HarryWanger's picture

Small business creation will lead to innovation and employment in the U.S. A push out of treasuries by bringing yields negative will stimulate investment into small business. I'm not talking about spurring investments in Apple which manufactures their iGadgets in China. I'm talking about business creation here. That's the whole point.

Tortfeasor's picture

Replace "yields negative" with "yields to 3% (or 2%, or 1%, or 0.25%), and you have the same meme which has been repeated since '07.  Doesn't get any truer just cause it's been repeated for longer.

Rogerwilco's picture

The Fed's love affair with ZIRP has indeed stimulated investments in small business, just look at China and Korea. In reality ZIRP is just a sop for the TBTF banks, and like any narcotic, there will be hell to pay when the time comes to go cold turkey. We all would be better off with interest rates at the historical norms for investments and loans.

Minion's picture

Small businesses want revenue, not cheap loans.

ZackAttack's picture

That worked so well for Japan, too, I understand.

Spitzer's picture

why did I get the displeasure of receiving this reply ?

Tortfeasor's picture

Ah, see, there's your problem.  Equities do not create wealth any more than baseball cards create wealth.  The companies can create or destroy wealth, which may or may not result in a change in the market price for the equity, but there is no wealth creation taking place in the market (absent stock offerings).

A negative yield just means people see no short term inflation, but are worried about inflation 2-5 years out, and are willing to pay for the protection.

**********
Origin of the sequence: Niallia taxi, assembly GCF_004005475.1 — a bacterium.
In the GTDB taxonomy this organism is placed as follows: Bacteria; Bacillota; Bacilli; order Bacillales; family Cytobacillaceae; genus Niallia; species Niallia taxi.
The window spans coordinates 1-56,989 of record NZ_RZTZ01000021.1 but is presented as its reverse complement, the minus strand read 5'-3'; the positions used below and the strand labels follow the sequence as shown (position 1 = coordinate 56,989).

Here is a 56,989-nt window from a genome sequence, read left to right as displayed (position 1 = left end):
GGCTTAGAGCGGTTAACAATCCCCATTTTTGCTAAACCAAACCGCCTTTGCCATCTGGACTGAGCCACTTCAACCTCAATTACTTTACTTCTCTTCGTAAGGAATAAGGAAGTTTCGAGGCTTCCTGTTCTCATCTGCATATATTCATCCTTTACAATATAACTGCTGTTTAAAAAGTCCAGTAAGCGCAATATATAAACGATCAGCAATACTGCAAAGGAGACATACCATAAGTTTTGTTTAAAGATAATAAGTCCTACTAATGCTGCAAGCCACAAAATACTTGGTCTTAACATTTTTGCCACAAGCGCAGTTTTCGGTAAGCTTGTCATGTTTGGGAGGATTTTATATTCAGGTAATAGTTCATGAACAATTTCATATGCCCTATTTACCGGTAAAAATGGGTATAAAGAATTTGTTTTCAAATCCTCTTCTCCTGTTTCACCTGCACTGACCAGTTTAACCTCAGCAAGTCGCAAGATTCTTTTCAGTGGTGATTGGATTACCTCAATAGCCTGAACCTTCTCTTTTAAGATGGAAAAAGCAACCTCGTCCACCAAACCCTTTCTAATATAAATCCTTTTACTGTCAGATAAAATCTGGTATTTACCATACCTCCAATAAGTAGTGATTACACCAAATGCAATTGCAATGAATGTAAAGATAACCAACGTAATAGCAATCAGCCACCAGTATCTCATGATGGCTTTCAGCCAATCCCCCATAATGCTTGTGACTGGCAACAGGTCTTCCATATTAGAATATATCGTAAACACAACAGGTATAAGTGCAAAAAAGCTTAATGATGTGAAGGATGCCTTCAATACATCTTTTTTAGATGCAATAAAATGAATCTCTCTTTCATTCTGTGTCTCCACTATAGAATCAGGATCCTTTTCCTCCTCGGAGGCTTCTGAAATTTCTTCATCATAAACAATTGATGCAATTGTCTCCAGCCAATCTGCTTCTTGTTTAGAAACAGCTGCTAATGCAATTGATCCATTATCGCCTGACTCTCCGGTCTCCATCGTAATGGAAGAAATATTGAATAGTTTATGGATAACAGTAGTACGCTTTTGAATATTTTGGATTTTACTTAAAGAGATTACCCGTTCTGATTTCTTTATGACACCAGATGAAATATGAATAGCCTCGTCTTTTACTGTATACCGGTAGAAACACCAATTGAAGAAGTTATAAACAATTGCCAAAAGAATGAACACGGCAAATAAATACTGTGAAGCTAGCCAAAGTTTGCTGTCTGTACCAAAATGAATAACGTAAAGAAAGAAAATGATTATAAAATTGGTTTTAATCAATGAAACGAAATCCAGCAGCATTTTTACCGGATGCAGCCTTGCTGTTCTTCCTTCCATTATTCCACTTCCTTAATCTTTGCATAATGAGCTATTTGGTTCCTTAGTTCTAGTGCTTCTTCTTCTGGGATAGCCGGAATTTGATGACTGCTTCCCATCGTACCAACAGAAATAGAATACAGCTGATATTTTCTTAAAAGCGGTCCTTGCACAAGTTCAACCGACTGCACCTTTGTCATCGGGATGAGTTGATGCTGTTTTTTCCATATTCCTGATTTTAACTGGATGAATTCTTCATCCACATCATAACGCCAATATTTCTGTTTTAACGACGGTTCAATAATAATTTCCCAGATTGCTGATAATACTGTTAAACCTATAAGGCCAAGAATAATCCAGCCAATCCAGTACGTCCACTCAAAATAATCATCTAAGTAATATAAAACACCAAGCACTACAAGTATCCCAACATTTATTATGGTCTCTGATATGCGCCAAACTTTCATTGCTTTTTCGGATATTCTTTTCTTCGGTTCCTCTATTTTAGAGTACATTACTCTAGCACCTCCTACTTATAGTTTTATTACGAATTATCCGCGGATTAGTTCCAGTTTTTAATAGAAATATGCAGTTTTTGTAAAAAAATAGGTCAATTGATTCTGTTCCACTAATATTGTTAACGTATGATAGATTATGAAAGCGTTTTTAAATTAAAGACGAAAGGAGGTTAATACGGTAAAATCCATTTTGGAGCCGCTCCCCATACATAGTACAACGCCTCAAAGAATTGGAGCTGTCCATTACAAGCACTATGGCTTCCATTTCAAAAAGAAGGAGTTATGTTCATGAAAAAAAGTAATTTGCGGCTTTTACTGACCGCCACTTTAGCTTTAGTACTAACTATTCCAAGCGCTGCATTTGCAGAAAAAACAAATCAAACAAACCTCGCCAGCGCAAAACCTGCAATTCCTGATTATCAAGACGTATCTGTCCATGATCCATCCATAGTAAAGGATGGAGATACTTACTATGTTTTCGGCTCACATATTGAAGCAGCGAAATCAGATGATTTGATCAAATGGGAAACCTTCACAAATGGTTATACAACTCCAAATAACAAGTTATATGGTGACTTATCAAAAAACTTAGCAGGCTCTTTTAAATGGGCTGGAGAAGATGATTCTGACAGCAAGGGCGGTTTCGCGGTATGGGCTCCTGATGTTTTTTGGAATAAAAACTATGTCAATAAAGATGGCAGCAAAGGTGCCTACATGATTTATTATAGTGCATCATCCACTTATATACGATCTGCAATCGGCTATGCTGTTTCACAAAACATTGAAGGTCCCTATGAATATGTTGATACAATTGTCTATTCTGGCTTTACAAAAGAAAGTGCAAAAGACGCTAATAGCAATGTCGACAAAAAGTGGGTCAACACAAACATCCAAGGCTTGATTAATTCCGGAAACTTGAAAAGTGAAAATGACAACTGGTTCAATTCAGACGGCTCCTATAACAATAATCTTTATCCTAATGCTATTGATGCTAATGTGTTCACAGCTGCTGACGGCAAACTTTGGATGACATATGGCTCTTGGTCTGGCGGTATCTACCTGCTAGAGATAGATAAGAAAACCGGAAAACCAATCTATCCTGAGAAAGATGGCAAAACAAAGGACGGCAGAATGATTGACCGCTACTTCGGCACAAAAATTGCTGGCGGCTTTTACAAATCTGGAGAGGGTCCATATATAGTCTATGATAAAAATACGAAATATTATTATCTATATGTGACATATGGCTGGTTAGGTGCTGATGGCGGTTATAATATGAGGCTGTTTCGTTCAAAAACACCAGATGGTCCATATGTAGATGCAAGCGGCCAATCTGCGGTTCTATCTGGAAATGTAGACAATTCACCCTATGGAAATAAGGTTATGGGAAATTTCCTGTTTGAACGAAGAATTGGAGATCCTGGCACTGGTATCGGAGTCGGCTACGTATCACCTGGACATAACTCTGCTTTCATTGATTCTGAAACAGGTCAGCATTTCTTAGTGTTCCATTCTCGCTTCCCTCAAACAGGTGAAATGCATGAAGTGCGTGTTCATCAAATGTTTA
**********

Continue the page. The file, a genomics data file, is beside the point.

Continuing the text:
Why do you assume that the negative yield would be the impetus for pushing people elsewhere?  Why not low yield?  Where's your inflection point...precisely 0.0%?

linrom's picture

Equities are just a medium of exchange: money for nothing.

Caviar Emptor's picture

negative TIPS is just a bet on a big QE wiping out safe yields elsewhere. 

jkruffin's picture

Negative TIPS is going to send any buyer of treasury securities over to another country to buy their bonds.  This administration has to be the most clueless ever in office.  I have never seen such a bunch of nitwits in my entire life.  These policies are going to ruin this country for a long long time.  I would about bet today's largest buyer of these pitiful TIPS was none other than Helicopter Ben himself.  I don't think there is anyone else in the world that stupid.

Vampyroteuthis infernalis's picture

Equities are partial ownership of a corporation. Shares are only worth as much as someone else is willing to pay. There is no "true value" only subjective value.

Clayton Bigsby's picture